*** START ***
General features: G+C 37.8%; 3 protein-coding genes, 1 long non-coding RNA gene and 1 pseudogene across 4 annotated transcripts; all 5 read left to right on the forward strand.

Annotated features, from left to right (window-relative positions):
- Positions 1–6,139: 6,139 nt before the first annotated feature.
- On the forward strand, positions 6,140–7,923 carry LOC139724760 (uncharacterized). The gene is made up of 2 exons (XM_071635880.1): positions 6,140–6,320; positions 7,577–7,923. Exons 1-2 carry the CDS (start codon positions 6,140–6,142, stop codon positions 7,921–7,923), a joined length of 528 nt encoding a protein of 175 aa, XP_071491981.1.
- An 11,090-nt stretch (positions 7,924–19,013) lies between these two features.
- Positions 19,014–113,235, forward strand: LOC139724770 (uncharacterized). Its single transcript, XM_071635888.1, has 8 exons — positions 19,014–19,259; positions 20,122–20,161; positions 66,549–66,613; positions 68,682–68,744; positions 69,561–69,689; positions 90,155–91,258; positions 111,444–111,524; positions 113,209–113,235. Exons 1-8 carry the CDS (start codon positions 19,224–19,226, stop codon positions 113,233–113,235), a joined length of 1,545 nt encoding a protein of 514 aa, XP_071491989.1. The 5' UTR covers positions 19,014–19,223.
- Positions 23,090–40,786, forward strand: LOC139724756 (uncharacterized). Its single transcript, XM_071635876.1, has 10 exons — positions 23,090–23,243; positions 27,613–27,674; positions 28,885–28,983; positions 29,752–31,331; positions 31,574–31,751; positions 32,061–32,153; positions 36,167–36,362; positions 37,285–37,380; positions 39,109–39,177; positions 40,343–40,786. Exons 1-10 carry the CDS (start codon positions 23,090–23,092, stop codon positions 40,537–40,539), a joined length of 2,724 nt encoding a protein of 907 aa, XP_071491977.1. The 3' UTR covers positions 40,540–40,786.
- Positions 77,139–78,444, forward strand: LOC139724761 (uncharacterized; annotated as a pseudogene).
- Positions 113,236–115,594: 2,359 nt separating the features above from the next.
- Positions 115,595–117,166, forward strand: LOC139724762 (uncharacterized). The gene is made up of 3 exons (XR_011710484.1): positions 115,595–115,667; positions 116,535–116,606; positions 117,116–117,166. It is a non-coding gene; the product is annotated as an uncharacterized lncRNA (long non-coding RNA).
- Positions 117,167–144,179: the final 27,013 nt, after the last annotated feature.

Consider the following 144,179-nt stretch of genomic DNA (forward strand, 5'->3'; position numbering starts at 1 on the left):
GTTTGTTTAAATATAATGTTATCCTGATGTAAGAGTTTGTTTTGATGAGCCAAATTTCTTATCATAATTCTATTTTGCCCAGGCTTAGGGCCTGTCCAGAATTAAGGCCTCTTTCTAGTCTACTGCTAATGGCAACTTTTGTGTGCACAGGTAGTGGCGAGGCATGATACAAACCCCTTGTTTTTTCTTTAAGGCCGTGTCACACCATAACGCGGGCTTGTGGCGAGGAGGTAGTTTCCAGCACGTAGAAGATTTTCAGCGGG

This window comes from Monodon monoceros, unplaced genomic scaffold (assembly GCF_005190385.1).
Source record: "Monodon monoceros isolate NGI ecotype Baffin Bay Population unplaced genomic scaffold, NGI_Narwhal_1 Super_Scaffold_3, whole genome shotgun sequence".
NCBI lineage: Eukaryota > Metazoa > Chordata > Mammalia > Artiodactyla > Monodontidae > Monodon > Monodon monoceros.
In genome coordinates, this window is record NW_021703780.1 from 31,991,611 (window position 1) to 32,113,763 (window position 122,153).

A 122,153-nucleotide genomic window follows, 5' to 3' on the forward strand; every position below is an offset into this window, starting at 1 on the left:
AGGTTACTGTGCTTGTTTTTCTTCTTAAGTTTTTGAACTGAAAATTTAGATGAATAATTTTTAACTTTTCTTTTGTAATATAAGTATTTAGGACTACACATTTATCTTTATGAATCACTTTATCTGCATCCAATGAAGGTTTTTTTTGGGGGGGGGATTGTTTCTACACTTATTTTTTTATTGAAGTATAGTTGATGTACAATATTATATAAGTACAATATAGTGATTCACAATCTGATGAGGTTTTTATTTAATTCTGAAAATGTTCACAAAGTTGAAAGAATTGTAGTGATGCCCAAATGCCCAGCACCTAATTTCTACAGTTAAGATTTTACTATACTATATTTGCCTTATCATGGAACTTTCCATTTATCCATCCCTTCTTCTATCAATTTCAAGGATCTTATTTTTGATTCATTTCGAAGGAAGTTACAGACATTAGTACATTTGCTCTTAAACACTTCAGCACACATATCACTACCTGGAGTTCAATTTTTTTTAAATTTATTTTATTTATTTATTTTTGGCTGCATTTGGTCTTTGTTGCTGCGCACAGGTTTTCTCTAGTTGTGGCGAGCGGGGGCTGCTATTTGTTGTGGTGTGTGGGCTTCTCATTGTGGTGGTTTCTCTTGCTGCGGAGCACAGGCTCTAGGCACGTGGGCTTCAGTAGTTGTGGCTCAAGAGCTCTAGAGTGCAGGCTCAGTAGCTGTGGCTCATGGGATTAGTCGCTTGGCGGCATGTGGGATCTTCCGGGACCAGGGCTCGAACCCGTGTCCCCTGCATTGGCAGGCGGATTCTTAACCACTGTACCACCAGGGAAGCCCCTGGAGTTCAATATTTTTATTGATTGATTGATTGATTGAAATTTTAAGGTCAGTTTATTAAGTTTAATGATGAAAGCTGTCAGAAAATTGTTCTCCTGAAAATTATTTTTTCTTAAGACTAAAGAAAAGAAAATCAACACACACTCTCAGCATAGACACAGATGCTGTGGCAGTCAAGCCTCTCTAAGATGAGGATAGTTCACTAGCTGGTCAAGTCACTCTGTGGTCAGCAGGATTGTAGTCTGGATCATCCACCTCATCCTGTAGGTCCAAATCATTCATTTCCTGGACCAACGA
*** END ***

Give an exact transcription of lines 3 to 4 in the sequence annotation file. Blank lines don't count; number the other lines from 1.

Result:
- Positions 1–6,139: 6,139 nt before the first annotated feature.
- On the forward strand, positions 6,140–7,923 carry LOC139724760 (uncharacterized). The gene is made up of 2 exons (XM_071635880.1): positions 6,140–6,320; positions 7,577–7,923. Exons 1-2 carry the CDS (start codon positions 6,140–6,142, stop codon positions 7,921–7,923), a joined length of 528 nt encoding a protein of 175 aa, XP_071491981.1.